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China’s new social security tax to hurt Indian businesses

November 3, 2011

Indian and foreign firms in China are adopting a wait and watch guard over China’s social security law which was put into effect from October 15th, 2011. Firms such as Infosys which have an in-house policy of securing ten percent of each overseas office with Indians will feel the pinch as each foreign employee with a work visa is mandated to pay social security tax as per Central Government regulations. The said tax is expected to push up the wage bill by over 40 percent.

China has extended the social security system to cover all foreign companies and their employees. Under the law, employers are expected to contribute 37 percent of salary and employees 11 percent into the social security pool. The maximum amount to be paid per month varies between 9,000 yuan and 11,600 yuan (US$1,415 to US$1,837) in various cities.  According to the regulation in Beijing, the salary cap for paying social security contributions is 12,603 yuan (US$1,978) in 2011. For each employee earning that or higher, employers have to pay about 4,096 yuan, and the employees need to pay about 1,326 yuan, per month. The majority of foreign workers earn at least the cap and, therefore, companies hiring them will face greater costs. Roughly, the total added cost for one foreign worker would be about 65,000 yuan per year: about 49,000 yuan to be paid by the employer and about 16,000 yuan to be paid by the employee.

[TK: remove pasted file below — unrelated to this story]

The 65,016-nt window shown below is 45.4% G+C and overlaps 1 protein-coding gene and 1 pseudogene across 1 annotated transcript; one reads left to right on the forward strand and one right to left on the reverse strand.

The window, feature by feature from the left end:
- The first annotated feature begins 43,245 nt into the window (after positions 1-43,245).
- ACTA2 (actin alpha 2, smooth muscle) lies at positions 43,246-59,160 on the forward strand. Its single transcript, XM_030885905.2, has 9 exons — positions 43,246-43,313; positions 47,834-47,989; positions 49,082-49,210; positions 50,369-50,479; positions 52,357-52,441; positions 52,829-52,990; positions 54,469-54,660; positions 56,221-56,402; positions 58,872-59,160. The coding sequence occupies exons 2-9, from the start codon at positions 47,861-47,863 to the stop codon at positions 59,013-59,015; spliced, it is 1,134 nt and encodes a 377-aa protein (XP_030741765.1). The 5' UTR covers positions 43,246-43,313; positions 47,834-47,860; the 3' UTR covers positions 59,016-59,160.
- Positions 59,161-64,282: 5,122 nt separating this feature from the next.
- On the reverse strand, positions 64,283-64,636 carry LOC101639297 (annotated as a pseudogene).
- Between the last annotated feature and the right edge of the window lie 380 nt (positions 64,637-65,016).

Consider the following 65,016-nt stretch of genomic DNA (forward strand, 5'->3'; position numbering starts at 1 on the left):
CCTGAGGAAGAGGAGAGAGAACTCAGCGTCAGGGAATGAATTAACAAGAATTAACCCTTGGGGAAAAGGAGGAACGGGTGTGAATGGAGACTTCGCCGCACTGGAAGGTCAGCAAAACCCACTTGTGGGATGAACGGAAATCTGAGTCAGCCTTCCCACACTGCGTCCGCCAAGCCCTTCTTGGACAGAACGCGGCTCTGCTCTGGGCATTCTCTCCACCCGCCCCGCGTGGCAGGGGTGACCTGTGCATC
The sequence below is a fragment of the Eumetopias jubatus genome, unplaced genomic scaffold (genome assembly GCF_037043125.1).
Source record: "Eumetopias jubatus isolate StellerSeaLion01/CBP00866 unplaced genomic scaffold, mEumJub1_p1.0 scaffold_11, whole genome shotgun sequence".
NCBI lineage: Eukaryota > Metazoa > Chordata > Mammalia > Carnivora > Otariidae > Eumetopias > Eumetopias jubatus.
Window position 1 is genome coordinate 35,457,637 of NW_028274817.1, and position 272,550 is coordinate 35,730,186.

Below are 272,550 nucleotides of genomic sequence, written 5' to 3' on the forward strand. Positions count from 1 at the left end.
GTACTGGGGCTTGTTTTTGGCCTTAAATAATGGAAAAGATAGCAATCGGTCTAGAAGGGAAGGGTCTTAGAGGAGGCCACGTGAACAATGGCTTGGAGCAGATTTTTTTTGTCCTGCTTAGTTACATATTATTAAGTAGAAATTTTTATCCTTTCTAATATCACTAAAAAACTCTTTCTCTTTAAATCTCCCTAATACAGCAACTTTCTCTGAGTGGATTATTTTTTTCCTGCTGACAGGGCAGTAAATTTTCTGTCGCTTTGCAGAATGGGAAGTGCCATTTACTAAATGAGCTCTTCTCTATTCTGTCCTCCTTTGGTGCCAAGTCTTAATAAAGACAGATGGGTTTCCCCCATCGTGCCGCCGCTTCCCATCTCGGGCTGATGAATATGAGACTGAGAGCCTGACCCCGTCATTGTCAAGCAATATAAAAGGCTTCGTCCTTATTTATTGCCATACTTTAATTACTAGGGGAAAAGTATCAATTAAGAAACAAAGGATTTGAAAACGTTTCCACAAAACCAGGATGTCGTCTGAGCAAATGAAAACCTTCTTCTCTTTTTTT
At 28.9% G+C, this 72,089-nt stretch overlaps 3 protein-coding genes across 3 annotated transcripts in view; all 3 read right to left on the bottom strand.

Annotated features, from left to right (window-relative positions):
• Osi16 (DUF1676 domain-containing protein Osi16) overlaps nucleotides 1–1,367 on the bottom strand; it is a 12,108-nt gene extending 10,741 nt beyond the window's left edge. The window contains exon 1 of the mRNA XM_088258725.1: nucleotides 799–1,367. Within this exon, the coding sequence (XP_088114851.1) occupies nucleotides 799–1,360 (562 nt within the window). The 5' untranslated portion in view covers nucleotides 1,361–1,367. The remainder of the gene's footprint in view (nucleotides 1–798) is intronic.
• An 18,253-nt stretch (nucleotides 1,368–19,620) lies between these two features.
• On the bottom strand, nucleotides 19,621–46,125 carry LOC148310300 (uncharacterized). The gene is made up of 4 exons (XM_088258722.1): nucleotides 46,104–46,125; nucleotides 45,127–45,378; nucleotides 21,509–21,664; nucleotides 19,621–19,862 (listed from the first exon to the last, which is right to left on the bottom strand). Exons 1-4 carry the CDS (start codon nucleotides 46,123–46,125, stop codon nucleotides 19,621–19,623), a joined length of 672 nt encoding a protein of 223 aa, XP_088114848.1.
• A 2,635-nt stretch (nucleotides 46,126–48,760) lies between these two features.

The tax which hasn’t yet been implemented across the country, is expected to increase costs for foreign firms exponentially, encouraging them to trim the fat on hiring foreign employees Vs domestic workers. The tax law which needs to be implemented across the board by the end of this year, is also expected to hit overseas Chinese, who until now have enjoyed the benefits of being Chinese and Foreign at the same time. It is their response to the new tax regime which has thwarted local governments from imposing the tax immediately.

The social security or social insurance tax, will cover roughly 230,000 foreigners and needs to be paid across five categories – pension, medical, unemployment, working injury and maternity insurance. China which is expected to grow old before it grows rich, is keen to improve social security measures such as healthcare, education, and the rural upliftment, even as inflation has caused sever personal finance crisis. Extending the social security, which firms paid towards Chinese employees to foreigners now is expected to aid Beijing in fulfilling this deficit, however many foreign firms wonder if they will ever get their money back. For instance, a foreigner who loses a job in China instantly loses the right to live here, and it is unclear how he or she is going to benefit from the unemployment insurance and retirement pension. Additionally, the benefits outlined, aren;t attractive enough to foreigners – under the new tax, employees covered can access government-run hospitals, however all Indian’s in China prefer western run hospitals due to the language barrier.

For details on the new law please see – Cough it Up: A Guide to China’s New Foreigner Social Security Tax – Wall Street Journal.

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